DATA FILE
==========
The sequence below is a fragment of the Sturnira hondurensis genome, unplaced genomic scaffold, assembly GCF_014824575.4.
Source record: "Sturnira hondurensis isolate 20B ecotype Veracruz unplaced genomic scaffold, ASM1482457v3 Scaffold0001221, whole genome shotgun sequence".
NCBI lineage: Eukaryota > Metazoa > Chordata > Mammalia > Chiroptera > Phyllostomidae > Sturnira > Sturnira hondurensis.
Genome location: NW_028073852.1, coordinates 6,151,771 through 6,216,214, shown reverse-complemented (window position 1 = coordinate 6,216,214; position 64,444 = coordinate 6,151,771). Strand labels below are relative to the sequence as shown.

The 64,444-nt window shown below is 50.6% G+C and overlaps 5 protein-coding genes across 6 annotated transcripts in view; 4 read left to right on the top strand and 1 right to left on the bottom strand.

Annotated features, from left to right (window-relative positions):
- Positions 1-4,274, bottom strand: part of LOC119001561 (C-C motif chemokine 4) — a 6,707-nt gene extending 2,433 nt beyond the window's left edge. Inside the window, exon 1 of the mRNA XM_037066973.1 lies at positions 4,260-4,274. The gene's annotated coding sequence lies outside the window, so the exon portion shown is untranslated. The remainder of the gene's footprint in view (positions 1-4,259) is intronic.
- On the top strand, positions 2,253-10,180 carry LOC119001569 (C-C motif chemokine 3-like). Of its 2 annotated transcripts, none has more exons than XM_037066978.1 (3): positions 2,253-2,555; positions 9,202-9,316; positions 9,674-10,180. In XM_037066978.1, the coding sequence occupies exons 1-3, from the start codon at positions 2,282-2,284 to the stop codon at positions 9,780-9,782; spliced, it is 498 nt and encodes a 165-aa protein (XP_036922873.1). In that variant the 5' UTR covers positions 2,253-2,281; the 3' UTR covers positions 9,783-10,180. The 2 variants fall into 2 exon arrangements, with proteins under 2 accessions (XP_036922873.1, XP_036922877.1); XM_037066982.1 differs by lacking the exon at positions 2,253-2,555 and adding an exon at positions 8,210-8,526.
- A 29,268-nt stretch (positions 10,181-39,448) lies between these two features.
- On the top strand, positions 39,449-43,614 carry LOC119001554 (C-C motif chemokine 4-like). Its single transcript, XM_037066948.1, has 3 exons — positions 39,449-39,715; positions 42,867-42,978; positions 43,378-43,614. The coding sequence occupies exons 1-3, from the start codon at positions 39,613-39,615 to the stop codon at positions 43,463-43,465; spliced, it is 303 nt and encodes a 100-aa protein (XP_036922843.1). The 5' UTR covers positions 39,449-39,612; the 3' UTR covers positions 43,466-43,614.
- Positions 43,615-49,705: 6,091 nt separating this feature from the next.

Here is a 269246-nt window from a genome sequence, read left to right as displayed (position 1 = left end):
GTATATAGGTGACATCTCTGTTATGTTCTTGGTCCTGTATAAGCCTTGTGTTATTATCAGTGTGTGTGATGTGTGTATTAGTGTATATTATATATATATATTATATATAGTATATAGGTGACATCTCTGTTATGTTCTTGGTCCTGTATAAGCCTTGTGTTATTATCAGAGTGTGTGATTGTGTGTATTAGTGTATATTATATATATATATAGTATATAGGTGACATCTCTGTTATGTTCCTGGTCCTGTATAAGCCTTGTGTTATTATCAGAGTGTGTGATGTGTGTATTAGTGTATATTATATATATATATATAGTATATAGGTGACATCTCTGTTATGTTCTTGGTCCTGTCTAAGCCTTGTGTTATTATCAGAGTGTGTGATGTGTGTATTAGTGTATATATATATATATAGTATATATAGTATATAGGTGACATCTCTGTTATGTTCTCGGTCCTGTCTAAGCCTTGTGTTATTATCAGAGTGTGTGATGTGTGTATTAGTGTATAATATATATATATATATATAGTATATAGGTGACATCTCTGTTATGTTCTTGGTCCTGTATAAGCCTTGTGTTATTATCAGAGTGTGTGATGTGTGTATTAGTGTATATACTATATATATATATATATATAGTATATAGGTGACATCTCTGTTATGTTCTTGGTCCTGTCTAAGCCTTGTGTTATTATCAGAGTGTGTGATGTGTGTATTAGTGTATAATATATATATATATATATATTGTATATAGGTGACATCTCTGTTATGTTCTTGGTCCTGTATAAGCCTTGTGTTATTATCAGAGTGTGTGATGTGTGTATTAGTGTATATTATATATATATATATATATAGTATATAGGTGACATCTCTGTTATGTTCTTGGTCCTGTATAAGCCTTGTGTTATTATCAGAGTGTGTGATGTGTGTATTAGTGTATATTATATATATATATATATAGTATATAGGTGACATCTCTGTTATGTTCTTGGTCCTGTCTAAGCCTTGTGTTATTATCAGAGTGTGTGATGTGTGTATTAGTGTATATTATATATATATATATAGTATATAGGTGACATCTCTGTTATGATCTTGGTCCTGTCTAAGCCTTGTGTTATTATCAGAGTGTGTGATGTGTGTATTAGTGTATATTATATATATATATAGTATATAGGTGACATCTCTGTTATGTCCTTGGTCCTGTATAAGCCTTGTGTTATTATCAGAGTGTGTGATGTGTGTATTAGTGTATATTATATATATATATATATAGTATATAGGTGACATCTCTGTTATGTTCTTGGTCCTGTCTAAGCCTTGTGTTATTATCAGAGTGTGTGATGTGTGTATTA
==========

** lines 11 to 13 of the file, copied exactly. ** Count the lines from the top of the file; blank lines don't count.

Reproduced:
- Positions 43,615-49,705: 6,091 nt separating this feature from the next.

Here is a 269246-nt window from a genome sequence, read left to right as displayed (position 1 = left end):
GTATATAGGTGACATCTCTGTTATGTTCTTGGTCCTGTATAAGCCTTGTGTTATTATCAGTGTGTGTGATGTGTGTATTAGTGTATATTATATATATATATTATATATAGTATATAGGTGACATCTCTGTTATGTTCTTGGTCCTGTATAAGCCTTGTGTTATTATCAGAGTGTGTGATTGTGTGTATTAGTGTATATTATATATATATATAGTATATAGGTGACATCTCTGTTATGTTCCTGGTCCTGTATAAGCCTTGTGTTATTATCAGAGTGTGTGATGTGTGTATTAGTGTATATTATATATATATATATAGTATATAGGTGACATCTCTGTTATGTTCTTGGTCCTGTCTAAGCCTTGTGTTATTATCAGAGTGTGTGATGTGTGTATTAGTGTATATATATATATATAGTATATATAGTATATAGGTGACATCTCTGTTATGTTCTCGGTCCTGTCTAAGCCTTGTGTTATTATCAGAGTGTGTGATGTGTGTATTAGTGTATAATATATATATATATATATAGTATATAGGTGACATCTCTGTTATGTTCTTGGTCCTGTATAAGCCTTGTGTTATTATCAGAGTGTGTGATGTGTGTATTAGTGTATATACTATATATATATATATATATAGTATATAGGTGACATCTCTGTTATGTTCTTGGTCCTGTCTAAGCCTTGTGTTATTATCAGAGTGTGTGATGTGTGTATTAGTGTATAATATATATATATATATATATTGTATATAGGTGACATCTCTGTTATGTTCTTGGTCCTGTATAAGCCTTGTGTTATTATCAGAGTGTGTGATGTGTGTATTAGTGTATATTATATATATATATATATATAGTATATAGGTGACATCTCTGTTATGTTCTTGGTCCTGTATAAGCCTTGTGTTATTATCAGAGTGTGTGATGTGTGTATTAGTGTATATTATATATATATATATATAGTATATAGGTGACATCTCTGTTATGTTCTTGGTCCTGTCTAAGCCTTGTGTTATTATCAGAGTGTGTGATGTGTGTATTAGTGTATATTATATATATATATATAGTATATAGGTGACATCTCTGTTATGATCTTGGTCCTGTCTAAGCCTTGTGTTATTATCAGAGTGTGTGATGTGTGTATTAGTGTATATTATATATATATATAGTATATAGGTGACATCTCTGTTATGTCCTTGGTCCTGTATAAGCCTTGTGTTATTATCAGAGTGTGTGATGTGTGTATTAGTGTATATTATATATATATATATATAGTATATAGGTGACATCTCTGTTATGTTCTTGGTCCTGTCTAAGCCTTGTGTTATTATCAGAGTGTGTGATGTGTGTATTA